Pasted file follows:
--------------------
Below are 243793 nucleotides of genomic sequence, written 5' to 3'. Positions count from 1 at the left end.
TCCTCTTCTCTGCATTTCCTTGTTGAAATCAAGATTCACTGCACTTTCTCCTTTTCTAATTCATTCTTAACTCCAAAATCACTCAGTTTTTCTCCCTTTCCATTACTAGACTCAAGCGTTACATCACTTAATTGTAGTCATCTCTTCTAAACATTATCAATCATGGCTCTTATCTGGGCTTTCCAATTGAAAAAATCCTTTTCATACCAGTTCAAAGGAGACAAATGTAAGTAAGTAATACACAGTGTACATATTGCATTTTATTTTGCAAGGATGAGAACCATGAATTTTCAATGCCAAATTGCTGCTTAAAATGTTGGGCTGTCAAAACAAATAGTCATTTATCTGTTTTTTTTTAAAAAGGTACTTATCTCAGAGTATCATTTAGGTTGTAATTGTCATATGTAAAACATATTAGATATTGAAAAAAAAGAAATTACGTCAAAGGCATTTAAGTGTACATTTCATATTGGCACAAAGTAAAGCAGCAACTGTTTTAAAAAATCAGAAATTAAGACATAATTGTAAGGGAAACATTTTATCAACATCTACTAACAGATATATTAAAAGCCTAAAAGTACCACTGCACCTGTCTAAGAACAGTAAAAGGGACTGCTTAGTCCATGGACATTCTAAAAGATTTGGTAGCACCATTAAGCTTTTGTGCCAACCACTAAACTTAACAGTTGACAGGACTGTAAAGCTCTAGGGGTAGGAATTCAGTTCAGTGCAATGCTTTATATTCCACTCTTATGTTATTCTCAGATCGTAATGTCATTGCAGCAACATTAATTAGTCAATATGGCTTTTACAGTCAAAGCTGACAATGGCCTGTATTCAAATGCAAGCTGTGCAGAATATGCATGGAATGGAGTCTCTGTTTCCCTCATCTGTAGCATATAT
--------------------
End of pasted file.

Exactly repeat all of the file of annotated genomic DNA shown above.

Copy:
Below are 243793 nucleotides of genomic sequence, written 5' to 3'. Positions count from 1 at the left end.
TCCTCTTCTCTGCATTTCCTTGTTGAAATCAAGATTCACTGCACTTTCTCCTTTTCTAATTCATTCTTAACTCCAAAATCACTCAGTTTTTCTCCCTTTCCATTACTAGACTCAAGCGTTACATCACTTAATTGTAGTCATCTCTTCTAAACATTATCAATCATGGCTCTTATCTGGGCTTTCCAATTGAAAAAATCCTTTTCATACCAGTTCAAAGGAGACAAATGTAAGTAAGTAATACACAGTGTACATATTGCATTTTATTTTGCAAGGATGAGAACCATGAATTTTCAATGCCAAATTGCTGCTTAAAATGTTGGGCTGTCAAAACAAATAGTCATTTATCTGTTTTTTTTTAAAAAGGTACTTATCTCAGAGTATCATTTAGGTTGTAATTGTCATATGTAAAACATATTAGATATTGAAAAAAAAGAAATTACGTCAAAGGCATTTAAGTGTACATTTCATATTGGCACAAAGTAAAGCAGCAACTGTTTTAAAAAATCAGAAATTAAGACATAATTGTAAGGGAAACATTTTATCAACATCTACTAACAGATATATTAAAAGCCTAAAAGTACCACTGCACCTGTCTAAGAACAGTAAAAGGGACTGCTTAGTCCATGGACATTCTAAAAGATTTGGTAGCACCATTAAGCTTTTGTGCCAACCACTAAACTTAACAGTTGACAGGACTGTAAAGCTCTAGGGGTAGGAATTCAGTTCAGTGCAATGCTTTATATTCCACTCTTATGTTATTCTCAGATCGTAATGTCATTGCAGCAACATTAATTAGTCAATATGGCTTTTACAGTCAAAGCTGACAATGGCCTGTATTCAAATGCAAGCTGTGCAGAATATGCATGGAATGGAGTCTCTGTTTCCCTCATCTGTAGCATATAT